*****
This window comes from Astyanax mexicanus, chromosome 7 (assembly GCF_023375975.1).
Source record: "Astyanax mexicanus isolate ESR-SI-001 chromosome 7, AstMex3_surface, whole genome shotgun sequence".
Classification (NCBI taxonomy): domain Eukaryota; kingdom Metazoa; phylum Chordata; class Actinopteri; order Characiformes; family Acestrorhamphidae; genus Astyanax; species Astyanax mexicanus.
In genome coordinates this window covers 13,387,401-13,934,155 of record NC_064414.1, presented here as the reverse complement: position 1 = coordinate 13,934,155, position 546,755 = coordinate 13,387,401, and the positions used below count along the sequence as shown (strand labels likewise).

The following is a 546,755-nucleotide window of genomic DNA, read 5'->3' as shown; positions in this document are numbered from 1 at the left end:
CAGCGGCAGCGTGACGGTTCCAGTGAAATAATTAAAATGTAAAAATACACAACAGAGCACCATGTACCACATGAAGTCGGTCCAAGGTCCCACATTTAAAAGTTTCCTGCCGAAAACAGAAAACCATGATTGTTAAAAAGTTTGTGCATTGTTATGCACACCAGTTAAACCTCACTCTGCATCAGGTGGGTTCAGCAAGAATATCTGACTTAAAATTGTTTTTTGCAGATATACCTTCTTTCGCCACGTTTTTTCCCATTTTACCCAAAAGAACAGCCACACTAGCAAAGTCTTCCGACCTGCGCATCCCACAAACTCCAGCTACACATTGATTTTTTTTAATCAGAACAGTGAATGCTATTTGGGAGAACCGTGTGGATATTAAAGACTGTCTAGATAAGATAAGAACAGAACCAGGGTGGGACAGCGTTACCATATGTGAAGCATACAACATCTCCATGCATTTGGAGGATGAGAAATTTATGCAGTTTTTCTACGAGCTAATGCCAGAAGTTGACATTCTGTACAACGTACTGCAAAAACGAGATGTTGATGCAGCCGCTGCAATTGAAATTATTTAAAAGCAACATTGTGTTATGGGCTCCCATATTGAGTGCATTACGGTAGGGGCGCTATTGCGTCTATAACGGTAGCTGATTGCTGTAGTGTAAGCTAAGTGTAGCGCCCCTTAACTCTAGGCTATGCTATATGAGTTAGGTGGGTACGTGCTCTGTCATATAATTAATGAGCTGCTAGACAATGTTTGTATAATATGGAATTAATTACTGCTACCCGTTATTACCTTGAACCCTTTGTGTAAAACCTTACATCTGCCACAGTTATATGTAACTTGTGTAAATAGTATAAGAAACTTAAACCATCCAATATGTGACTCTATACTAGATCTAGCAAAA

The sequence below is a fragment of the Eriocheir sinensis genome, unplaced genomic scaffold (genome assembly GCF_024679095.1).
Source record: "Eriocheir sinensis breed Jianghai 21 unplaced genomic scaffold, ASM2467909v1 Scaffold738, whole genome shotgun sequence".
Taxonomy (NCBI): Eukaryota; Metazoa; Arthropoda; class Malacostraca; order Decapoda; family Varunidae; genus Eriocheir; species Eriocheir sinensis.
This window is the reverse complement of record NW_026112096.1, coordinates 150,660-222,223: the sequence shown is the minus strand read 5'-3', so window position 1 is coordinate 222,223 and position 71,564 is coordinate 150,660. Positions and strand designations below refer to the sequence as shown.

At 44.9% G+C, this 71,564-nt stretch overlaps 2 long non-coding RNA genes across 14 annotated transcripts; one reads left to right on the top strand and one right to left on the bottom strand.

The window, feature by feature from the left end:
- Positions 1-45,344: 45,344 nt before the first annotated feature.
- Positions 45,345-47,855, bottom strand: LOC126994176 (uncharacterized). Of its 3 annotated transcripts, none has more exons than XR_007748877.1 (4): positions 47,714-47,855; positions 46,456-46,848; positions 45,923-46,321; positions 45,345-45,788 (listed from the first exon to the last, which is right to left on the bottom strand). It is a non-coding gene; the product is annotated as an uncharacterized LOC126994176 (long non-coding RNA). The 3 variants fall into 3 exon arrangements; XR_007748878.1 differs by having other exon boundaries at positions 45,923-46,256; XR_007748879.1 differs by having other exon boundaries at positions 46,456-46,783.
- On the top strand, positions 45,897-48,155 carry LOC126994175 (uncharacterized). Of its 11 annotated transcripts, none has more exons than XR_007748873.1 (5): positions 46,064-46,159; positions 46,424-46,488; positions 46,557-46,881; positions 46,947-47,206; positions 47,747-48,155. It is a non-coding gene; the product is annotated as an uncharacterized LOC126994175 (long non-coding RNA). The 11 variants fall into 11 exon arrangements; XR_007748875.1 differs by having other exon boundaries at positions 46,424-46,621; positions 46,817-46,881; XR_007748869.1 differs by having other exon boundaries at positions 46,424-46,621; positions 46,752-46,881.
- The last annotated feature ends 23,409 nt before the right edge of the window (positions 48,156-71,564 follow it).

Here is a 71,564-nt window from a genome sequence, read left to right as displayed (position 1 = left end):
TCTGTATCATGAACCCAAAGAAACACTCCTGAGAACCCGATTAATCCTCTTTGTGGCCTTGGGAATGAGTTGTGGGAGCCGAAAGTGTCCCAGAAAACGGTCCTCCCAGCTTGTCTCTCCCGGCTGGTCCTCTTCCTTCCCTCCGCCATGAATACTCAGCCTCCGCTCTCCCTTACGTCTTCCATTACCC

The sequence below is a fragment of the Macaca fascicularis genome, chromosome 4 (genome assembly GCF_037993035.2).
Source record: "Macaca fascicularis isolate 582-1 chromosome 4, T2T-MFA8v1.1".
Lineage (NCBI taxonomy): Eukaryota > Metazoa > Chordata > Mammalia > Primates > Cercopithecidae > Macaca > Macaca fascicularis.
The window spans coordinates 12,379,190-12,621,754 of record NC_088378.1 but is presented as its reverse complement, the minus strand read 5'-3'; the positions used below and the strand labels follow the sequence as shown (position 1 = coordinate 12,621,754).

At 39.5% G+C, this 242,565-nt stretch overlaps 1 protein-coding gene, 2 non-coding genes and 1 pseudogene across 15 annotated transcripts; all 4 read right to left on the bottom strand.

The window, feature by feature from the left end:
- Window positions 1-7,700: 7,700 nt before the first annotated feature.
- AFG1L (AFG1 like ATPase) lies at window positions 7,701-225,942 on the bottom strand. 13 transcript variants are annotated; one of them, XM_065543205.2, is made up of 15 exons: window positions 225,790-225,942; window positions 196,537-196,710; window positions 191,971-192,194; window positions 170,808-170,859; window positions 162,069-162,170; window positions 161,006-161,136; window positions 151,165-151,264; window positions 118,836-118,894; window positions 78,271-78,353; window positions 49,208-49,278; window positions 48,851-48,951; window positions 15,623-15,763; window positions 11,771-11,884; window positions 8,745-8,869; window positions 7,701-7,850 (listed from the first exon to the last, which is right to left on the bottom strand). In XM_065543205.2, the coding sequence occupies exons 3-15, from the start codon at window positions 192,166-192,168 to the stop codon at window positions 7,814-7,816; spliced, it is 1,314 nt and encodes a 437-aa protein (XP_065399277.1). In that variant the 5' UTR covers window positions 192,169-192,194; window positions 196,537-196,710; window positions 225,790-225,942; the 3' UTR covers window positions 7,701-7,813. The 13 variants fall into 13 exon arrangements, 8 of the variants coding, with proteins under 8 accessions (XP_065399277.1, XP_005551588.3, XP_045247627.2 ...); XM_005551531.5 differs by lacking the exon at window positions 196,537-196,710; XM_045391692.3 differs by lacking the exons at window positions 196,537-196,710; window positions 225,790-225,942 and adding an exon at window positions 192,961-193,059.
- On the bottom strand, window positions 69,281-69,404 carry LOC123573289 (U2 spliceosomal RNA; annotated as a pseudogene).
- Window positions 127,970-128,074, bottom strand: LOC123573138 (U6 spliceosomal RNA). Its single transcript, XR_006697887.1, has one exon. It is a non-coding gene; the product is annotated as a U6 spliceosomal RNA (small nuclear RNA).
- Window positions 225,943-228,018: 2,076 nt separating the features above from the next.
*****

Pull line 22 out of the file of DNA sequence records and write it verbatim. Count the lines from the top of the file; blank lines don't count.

The window spans coordinates 12,379,190-12,621,754 of record NC_088378.1 but is presented as its reverse complement, the minus strand read 5'-3'; the positions used below and the strand labels follow the sequence as shown (position 1 = coordinate 12,621,754).